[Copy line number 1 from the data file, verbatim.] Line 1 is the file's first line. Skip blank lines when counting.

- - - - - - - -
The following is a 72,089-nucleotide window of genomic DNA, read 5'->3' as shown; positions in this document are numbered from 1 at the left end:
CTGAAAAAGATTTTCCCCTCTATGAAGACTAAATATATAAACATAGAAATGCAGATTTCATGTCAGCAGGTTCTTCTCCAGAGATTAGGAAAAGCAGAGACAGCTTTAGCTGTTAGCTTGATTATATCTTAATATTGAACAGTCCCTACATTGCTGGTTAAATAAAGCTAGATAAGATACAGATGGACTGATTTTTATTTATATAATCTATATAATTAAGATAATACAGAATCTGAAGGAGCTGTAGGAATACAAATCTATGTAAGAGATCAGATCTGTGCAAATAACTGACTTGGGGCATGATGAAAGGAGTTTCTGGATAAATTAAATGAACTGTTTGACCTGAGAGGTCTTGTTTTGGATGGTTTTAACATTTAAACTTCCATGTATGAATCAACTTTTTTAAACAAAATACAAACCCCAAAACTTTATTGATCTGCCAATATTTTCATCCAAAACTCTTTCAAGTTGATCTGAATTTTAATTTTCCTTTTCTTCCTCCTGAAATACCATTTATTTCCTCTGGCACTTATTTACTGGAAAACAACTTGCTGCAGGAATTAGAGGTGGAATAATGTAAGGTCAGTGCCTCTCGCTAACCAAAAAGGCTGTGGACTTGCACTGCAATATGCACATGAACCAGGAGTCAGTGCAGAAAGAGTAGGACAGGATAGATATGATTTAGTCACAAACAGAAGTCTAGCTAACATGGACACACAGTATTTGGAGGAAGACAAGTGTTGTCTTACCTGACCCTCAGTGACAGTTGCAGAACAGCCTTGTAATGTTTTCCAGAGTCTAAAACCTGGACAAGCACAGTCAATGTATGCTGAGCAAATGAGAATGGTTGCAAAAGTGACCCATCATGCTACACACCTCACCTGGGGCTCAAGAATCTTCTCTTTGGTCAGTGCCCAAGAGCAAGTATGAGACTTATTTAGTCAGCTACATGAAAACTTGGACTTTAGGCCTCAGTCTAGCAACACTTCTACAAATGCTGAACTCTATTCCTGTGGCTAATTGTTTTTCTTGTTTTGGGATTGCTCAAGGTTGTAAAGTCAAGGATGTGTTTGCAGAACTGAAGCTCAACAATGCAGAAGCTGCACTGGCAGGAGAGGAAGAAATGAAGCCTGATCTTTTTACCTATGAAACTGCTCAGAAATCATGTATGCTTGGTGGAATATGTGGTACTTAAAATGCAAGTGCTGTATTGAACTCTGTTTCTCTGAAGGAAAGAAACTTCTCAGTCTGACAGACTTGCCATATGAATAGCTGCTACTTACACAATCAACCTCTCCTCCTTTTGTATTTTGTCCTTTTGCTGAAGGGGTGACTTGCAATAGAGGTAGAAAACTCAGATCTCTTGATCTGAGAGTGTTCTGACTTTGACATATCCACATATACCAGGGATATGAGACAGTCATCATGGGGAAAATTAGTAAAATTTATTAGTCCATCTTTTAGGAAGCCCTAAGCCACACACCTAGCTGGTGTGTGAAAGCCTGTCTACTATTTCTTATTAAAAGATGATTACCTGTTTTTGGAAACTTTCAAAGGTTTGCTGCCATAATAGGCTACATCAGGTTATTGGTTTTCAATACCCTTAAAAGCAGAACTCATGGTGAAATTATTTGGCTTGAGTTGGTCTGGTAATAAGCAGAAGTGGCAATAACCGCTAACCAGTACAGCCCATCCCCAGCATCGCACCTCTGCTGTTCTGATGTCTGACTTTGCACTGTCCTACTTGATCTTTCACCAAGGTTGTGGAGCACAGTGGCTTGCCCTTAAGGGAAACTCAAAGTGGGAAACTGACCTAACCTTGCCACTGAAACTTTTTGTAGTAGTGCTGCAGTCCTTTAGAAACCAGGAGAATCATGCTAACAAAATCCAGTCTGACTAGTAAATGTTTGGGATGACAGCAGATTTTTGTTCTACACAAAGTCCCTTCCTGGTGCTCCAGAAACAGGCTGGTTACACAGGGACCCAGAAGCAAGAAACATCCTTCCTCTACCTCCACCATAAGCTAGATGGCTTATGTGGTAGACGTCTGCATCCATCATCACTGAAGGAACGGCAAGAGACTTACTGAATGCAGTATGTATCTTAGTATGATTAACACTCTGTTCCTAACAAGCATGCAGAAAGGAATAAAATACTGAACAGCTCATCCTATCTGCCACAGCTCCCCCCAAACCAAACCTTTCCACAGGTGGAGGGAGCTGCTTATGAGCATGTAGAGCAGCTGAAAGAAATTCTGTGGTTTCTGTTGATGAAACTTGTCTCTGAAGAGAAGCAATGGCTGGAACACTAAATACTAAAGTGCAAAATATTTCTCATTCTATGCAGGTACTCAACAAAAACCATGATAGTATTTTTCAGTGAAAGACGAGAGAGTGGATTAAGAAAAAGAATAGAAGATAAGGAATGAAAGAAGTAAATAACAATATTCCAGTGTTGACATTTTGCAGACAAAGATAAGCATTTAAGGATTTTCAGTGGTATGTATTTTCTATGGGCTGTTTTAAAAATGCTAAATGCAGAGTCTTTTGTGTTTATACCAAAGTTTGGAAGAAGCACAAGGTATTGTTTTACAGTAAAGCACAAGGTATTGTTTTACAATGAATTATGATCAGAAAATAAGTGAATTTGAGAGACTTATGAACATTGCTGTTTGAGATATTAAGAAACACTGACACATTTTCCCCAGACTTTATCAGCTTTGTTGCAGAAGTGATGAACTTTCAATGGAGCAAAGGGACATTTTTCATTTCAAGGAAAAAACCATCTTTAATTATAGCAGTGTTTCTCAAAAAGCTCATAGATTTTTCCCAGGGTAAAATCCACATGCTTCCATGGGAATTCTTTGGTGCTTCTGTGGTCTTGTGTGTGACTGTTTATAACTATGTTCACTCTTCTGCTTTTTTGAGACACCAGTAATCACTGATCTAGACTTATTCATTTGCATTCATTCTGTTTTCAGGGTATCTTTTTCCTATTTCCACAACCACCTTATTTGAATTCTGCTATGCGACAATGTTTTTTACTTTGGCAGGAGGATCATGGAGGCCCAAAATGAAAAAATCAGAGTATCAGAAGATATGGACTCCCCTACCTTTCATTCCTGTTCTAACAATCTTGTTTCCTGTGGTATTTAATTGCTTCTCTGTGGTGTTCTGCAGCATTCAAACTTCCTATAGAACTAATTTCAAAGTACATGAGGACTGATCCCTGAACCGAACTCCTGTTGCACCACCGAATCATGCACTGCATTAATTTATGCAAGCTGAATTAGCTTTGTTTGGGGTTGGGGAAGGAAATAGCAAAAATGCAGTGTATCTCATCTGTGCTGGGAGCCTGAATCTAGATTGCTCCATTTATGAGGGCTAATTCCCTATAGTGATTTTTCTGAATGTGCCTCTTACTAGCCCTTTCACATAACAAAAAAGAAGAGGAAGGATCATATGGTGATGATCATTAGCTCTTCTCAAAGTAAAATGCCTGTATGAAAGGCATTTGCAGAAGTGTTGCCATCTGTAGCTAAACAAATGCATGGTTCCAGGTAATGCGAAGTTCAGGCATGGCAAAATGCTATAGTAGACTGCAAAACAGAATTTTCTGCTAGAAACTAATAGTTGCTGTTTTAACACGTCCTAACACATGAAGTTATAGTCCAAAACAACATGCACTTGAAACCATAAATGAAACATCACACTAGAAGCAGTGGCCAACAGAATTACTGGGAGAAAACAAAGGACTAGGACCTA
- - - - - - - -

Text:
The following is a 72,089-nucleotide window of genomic DNA, read 5'->3' as shown; positions in this document are numbered from 1 at the left end: